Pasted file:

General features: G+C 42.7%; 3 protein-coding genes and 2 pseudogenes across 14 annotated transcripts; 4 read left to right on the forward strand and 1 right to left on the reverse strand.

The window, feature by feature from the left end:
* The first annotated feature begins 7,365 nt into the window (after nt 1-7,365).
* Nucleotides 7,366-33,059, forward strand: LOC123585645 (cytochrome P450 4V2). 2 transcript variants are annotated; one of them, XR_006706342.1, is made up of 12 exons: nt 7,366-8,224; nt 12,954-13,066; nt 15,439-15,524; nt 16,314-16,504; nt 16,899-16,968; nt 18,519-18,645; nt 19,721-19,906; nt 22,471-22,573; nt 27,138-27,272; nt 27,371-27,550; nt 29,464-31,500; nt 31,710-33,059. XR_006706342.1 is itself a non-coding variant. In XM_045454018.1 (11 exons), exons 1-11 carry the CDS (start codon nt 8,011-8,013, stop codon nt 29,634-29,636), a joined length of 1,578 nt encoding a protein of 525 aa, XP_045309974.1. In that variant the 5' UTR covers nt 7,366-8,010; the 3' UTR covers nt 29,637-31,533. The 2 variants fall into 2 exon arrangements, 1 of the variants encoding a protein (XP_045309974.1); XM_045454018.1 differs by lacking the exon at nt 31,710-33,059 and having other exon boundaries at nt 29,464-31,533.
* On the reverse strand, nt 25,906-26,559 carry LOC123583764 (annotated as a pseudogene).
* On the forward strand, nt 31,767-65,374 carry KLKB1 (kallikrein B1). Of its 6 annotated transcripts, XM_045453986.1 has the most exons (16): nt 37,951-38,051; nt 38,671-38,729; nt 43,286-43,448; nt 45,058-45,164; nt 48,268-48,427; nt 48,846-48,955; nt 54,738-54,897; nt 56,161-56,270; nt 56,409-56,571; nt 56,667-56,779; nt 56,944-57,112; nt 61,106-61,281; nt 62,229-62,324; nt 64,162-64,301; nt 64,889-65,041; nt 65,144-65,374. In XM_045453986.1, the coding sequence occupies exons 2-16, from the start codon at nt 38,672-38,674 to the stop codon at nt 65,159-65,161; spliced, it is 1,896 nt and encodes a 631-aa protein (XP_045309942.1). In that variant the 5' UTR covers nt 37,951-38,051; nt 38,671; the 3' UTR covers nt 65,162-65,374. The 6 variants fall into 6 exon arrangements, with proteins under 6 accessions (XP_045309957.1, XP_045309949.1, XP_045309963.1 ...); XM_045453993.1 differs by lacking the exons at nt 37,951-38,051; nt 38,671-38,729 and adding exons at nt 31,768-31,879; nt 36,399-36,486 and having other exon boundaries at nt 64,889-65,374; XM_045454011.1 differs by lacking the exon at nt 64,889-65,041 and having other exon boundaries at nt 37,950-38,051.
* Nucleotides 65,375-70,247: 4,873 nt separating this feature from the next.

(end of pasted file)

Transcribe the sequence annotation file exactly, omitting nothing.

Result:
General features: G+C 42.7%; 3 protein-coding genes and 2 pseudogenes across 14 annotated transcripts; 4 read left to right on the forward strand and 1 right to left on the reverse strand.

The window, feature by feature from the left end:
* The first annotated feature begins 7,365 nt into the window (after nt 1-7,365).
* Nucleotides 7,366-33,059, forward strand: LOC123585645 (cytochrome P450 4V2). 2 transcript variants are annotated; one of them, XR_006706342.1, is made up of 12 exons: nt 7,366-8,224; nt 12,954-13,066; nt 15,439-15,524; nt 16,314-16,504; nt 16,899-16,968; nt 18,519-18,645; nt 19,721-19,906; nt 22,471-22,573; nt 27,138-27,272; nt 27,371-27,550; nt 29,464-31,500; nt 31,710-33,059. XR_006706342.1 is itself a non-coding variant. In XM_045454018.1 (11 exons), exons 1-11 carry the CDS (start codon nt 8,011-8,013, stop codon nt 29,634-29,636), a joined length of 1,578 nt encoding a protein of 525 aa, XP_045309974.1. In that variant the 5' UTR covers nt 7,366-8,010; the 3' UTR covers nt 29,637-31,533. The 2 variants fall into 2 exon arrangements, 1 of the variants encoding a protein (XP_045309974.1); XM_045454018.1 differs by lacking the exon at nt 31,710-33,059 and having other exon boundaries at nt 29,464-31,533.
* On the reverse strand, nt 25,906-26,559 carry LOC123583764 (annotated as a pseudogene).
* On the forward strand, nt 31,767-65,374 carry KLKB1 (kallikrein B1). Of its 6 annotated transcripts, XM_045453986.1 has the most exons (16): nt 37,951-38,051; nt 38,671-38,729; nt 43,286-43,448; nt 45,058-45,164; nt 48,268-48,427; nt 48,846-48,955; nt 54,738-54,897; nt 56,161-56,270; nt 56,409-56,571; nt 56,667-56,779; nt 56,944-57,112; nt 61,106-61,281; nt 62,229-62,324; nt 64,162-64,301; nt 64,889-65,041; nt 65,144-65,374. In XM_045453986.1, the coding sequence occupies exons 2-16, from the start codon at nt 38,672-38,674 to the stop codon at nt 65,159-65,161; spliced, it is 1,896 nt and encodes a 631-aa protein (XP_045309942.1). In that variant the 5' UTR covers nt 37,951-38,051; nt 38,671; the 3' UTR covers nt 65,162-65,374. The 6 variants fall into 6 exon arrangements, with proteins under 6 accessions (XP_045309957.1, XP_045309949.1, XP_045309963.1 ...); XM_045453993.1 differs by lacking the exons at nt 37,951-38,051; nt 38,671-38,729 and adding exons at nt 31,768-31,879; nt 36,399-36,486 and having other exon boundaries at nt 64,889-65,374; XM_045454011.1 differs by lacking the exon at nt 64,889-65,041 and having other exon boundaries at nt 37,950-38,051.
* Nucleotides 65,375-70,247: 4,873 nt separating this feature from the next.